In computing terms, a cookie is much different from the sweet treat you might associate with the name. Computing cookies are small text files sent and returned on a server. The files can then be stored on a user’s computer. They are used to identify a user or track their access to a network.
Cookies deliver websites tailored to the interests of a user. A cookie does this by carrying information from one site over to the next.
For example, if you search for vacation destinations and later see an advertisement for that destination in the next website you view, it means your computer has stored a cookie to transmit that information.
Check for browser cookies
You can check whether your browser allows cookies. View your browser’s settings to disable, enable or delete cookies that may have been stored. Internet cookies act as memories for your browser.
Some people view them as helpful, while others see them as a violation of privacy. The good thing about cookies? You can easily disable them if they make you uncomfortable.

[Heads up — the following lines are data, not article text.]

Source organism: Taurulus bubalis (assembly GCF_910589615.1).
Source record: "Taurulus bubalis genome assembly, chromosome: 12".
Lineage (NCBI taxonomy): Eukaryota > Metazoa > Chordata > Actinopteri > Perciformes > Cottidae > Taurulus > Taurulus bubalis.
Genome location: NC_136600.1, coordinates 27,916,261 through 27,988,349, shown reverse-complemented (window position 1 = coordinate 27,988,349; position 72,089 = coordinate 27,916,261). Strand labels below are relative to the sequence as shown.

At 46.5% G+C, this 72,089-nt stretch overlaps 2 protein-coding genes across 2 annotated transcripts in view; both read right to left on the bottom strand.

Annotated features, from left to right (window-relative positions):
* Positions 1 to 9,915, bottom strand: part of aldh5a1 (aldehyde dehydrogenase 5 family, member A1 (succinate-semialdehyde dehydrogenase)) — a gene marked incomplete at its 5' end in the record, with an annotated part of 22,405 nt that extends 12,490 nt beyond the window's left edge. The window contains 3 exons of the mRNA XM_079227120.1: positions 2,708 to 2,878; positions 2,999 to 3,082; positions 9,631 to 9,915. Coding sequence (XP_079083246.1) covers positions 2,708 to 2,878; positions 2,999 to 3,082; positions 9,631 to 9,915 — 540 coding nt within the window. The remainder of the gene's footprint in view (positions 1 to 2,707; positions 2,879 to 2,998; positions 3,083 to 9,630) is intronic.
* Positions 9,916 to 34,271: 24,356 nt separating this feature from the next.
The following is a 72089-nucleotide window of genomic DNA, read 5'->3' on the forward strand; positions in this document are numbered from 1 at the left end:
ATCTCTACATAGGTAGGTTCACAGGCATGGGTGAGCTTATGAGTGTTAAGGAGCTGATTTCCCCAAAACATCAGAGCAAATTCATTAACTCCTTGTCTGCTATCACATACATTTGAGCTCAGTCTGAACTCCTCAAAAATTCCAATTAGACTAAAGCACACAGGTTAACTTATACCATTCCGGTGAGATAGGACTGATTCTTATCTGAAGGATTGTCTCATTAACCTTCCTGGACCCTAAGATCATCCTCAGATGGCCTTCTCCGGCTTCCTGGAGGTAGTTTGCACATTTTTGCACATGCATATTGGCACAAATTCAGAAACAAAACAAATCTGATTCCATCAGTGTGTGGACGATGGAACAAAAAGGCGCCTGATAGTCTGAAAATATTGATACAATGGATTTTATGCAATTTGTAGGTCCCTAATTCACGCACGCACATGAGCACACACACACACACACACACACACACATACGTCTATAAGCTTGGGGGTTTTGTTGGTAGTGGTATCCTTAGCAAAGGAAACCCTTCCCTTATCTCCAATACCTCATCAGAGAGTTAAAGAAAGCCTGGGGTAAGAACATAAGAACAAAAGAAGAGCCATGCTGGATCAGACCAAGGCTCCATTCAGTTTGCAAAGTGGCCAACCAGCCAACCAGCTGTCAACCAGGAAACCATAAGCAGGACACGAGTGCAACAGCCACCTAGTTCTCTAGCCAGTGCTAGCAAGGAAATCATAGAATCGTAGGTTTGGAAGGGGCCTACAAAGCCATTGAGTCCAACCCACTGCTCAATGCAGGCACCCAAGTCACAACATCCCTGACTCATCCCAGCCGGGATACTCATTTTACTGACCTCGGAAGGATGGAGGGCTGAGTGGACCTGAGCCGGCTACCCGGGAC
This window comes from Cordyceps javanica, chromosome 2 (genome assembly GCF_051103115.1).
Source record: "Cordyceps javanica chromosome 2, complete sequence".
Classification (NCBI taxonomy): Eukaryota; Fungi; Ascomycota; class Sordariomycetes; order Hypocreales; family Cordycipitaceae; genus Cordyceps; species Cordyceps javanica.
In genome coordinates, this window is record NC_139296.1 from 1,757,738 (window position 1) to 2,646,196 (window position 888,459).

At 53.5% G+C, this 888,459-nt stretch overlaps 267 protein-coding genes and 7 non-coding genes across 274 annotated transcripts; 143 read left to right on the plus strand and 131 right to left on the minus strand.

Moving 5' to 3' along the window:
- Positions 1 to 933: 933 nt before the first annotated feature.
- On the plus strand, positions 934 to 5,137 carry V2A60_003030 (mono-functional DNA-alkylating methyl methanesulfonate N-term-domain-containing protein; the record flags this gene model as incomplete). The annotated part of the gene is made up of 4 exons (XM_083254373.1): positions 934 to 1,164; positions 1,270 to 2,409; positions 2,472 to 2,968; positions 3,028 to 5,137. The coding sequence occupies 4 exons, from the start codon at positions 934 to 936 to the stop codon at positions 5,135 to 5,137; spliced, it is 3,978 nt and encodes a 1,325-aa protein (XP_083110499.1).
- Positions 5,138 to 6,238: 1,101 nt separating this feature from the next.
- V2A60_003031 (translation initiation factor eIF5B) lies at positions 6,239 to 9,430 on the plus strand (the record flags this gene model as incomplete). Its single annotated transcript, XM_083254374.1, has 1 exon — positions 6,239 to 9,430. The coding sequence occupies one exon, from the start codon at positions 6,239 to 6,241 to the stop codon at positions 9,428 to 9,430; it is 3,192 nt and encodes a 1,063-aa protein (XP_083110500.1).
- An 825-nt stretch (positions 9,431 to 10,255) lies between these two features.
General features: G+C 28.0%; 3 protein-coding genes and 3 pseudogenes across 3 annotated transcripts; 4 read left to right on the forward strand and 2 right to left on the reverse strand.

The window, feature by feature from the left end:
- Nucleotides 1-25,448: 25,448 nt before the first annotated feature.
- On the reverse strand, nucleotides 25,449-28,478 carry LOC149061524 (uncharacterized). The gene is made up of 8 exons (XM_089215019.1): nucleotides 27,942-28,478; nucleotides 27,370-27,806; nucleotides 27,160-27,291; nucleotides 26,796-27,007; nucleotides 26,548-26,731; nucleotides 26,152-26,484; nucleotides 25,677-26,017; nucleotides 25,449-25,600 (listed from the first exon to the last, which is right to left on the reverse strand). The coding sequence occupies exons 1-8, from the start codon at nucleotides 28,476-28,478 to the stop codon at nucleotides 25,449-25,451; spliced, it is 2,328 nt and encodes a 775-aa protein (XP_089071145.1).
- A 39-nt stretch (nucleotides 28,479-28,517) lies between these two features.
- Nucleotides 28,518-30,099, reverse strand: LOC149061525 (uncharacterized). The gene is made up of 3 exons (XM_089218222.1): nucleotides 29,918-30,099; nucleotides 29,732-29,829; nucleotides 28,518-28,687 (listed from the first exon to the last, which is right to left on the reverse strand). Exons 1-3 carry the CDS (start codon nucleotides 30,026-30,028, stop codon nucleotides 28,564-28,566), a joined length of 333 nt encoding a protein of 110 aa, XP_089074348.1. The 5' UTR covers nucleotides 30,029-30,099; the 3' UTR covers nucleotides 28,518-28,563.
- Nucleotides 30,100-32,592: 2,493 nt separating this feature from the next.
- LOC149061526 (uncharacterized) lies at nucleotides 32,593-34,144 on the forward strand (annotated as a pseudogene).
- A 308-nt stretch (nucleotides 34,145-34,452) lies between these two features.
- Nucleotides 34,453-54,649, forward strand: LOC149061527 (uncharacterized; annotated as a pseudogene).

How do cookies work?
Cookies contain pairs of data that can be read by the server you use. The data is sent and retrieved to personalize a new website for you.
If you enter your name or address at one website, there’s a chance your browser has saved it to be available for future logins. If you choose to disable cookies, you might be prompted to re-enter all your information, such as passwords, each time you visit a new webpage.
Are cookies good or bad?
Cookies are generally not malicious and are not considered a type of computer virus. They are not self-executing and cannot make copies of themselves, unlike a computer worm.
However, they are used to store a user’s preferences. If you’re okay with your information being stored on your computer, cookies can very helpful to your browsing experience.